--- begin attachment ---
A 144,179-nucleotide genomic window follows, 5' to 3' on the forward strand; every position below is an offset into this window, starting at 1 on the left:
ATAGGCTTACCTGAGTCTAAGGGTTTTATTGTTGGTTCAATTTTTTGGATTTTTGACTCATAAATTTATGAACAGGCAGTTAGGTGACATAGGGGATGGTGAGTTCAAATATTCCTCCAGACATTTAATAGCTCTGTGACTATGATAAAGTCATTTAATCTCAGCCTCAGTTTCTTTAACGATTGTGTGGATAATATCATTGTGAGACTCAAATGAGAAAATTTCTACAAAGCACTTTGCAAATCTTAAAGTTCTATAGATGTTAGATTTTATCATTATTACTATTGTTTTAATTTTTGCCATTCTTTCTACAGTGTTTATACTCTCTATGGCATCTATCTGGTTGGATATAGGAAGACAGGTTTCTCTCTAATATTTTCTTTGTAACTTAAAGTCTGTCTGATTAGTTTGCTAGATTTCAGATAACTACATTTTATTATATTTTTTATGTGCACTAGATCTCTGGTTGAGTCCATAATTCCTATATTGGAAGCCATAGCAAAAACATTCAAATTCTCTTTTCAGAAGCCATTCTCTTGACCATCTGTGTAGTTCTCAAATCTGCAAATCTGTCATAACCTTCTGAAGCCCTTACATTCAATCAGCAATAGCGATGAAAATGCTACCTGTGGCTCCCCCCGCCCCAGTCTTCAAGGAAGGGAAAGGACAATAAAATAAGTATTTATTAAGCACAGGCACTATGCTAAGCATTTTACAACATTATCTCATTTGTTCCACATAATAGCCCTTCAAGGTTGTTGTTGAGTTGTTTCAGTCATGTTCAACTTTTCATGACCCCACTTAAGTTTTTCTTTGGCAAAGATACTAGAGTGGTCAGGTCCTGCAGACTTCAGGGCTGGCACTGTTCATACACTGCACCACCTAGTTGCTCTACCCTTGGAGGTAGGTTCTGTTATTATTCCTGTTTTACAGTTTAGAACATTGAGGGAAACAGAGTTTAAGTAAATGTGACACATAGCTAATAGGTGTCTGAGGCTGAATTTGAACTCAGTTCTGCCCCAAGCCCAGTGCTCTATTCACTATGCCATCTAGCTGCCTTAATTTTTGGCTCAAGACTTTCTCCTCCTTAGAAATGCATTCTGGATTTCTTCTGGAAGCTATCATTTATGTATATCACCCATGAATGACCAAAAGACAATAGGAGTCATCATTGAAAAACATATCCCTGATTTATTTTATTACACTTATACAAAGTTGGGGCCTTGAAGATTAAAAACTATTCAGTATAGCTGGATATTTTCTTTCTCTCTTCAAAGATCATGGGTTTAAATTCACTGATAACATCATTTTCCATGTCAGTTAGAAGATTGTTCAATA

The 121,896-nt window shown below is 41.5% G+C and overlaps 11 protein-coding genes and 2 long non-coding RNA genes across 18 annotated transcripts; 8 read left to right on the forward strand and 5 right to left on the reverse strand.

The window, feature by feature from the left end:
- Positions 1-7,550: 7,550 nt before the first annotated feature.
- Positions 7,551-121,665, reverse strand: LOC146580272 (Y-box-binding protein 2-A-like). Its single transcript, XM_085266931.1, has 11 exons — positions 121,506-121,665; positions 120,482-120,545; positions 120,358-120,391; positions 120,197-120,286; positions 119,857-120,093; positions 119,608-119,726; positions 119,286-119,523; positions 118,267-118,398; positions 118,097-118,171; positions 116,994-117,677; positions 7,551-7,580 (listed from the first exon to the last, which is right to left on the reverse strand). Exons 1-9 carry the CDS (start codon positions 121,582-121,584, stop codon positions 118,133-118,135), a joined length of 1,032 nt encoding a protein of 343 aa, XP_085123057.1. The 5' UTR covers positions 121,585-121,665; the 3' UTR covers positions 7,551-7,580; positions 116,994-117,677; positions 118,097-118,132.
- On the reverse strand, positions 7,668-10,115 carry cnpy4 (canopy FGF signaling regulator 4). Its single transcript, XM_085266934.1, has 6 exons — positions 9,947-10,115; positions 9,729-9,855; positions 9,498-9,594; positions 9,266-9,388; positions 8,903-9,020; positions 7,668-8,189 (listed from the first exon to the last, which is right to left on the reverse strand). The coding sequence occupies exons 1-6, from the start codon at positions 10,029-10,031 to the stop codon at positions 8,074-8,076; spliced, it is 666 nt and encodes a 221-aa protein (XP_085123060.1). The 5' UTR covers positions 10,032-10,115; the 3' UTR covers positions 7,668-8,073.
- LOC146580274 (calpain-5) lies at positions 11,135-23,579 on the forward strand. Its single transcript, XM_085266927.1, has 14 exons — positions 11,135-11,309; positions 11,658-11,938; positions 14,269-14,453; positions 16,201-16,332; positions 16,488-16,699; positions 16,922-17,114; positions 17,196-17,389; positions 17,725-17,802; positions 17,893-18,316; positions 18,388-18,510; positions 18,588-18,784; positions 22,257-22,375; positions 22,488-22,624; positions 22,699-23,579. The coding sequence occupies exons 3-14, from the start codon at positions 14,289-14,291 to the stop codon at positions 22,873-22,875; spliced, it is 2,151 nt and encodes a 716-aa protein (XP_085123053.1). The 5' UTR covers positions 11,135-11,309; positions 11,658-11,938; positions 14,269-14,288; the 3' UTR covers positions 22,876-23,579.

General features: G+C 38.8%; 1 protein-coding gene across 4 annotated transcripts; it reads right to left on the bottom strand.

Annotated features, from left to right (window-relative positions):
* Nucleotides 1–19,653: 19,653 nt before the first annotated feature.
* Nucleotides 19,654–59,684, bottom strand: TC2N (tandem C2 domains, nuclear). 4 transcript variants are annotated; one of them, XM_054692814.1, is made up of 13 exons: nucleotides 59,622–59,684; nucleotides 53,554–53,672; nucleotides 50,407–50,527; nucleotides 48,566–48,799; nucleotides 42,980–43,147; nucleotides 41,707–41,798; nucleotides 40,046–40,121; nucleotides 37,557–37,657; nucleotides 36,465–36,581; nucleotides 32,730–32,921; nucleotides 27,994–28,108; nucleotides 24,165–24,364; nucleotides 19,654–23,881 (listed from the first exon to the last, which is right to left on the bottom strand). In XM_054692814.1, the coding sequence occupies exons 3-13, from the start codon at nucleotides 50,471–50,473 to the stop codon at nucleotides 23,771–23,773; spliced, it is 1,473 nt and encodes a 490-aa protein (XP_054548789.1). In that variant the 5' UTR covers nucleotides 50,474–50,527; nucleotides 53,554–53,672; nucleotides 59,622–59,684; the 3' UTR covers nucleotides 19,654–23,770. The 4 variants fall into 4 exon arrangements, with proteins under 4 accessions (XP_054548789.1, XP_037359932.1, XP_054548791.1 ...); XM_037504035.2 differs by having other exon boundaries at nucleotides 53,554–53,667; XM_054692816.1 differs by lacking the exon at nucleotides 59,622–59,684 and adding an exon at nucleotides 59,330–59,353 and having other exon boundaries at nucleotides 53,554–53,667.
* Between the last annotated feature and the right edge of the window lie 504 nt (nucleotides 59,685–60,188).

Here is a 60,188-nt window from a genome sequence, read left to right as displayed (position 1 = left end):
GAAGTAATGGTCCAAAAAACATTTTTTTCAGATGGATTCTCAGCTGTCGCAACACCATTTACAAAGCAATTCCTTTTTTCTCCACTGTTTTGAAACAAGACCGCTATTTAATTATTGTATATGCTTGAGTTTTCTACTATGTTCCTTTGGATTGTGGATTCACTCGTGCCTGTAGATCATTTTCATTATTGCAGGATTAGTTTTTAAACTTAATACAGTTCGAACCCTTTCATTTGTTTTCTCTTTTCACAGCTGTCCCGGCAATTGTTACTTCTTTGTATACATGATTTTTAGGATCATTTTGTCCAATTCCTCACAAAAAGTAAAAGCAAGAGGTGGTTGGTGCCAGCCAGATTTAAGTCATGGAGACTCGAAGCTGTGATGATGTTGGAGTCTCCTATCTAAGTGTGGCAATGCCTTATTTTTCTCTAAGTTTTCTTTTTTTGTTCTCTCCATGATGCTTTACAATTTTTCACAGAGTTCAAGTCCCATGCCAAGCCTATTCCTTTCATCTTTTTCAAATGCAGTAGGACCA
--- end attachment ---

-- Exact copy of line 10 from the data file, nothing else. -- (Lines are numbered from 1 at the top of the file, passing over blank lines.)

Annotated features, from left to right (window-relative positions):